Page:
A single journey normal ticket in the metro costs 2 RMB to 14 RMB and a single journey business ticket of Line 11 costs three times as much as travel fare of normal ticket. Discounts of 5% off are given using Shenzhen Tong IC Card instead of a single journey normal ticket.[9]

There are 3 interchange stations joining 3 or more metro lines together, Chegongmiao(Line 1, Line 7, Line 9 and Line 11), Futian(Line 2, Line 3 and Line 11) and Qianhaiwan(Line 1, Line 5 and Line 11), while passengers cannot transfer from Line 4 to Line 11 directly at present.

The metro system is operated by two companies, Shenzhen Metro Corporation and MTR Corporation, Shenzhen. MTR Shenzhen is now operating Line 4 of Shenzhen Metro.


Shenzhen Tram is a light rail system in Longhua District, Shenzhen, consisting of 11.7 km, 2 lines and 21 stations. It opened on 28th Oct., 2017 and integrates central Guanlan, the north side of Longhua into Qinghu Station of the city's rail network.[10] It is expected to help local residents commute and relieve traffic congestion, especially since the north extension of Shenzhen Metro Line 4 is still being built. Each single ticket costs 2 RMB.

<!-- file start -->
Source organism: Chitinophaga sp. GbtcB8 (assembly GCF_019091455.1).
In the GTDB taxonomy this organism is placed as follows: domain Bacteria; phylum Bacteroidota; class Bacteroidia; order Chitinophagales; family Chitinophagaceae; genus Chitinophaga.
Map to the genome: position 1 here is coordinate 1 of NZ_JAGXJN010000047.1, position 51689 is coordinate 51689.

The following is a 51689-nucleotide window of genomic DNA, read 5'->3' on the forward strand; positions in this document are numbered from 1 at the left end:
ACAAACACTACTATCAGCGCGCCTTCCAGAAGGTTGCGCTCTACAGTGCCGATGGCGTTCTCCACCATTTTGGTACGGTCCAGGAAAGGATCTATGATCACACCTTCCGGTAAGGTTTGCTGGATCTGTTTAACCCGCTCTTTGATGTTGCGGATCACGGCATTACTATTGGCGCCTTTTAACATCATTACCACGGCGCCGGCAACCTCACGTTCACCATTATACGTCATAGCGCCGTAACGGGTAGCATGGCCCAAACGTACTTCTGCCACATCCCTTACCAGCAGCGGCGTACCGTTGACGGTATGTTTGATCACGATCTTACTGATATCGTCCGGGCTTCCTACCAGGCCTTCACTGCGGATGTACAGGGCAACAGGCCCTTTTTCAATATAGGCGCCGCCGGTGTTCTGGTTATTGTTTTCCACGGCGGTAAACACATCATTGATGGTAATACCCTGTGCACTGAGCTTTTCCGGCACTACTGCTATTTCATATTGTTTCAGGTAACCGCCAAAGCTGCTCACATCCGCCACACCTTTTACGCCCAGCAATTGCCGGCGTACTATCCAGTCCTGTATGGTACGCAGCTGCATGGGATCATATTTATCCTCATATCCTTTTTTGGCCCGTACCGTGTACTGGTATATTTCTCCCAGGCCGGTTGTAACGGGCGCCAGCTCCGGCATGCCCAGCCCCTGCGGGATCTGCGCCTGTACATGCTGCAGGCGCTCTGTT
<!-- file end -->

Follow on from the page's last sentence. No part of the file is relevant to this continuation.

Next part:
The 2 lines of Shenzhen Tram are:[11]

  • Line 1: Qinghu–Xiawei. 8.6 km.
  • Line 2: Qinghu–Xinlan. 6.8 km.

Road transport[edit]

Road transport in Shenzhen consists of various forms of transport as follows:

  • Buses
  • Intercity buses and coaches
  • Bus and coach services of customised routes
  • Taxicabs
  • Vehicle for hire services
  • Public bicycles
  • Highway system
  • Urban roads
  • Greenway system
  • Interchanges
  • Pedestrians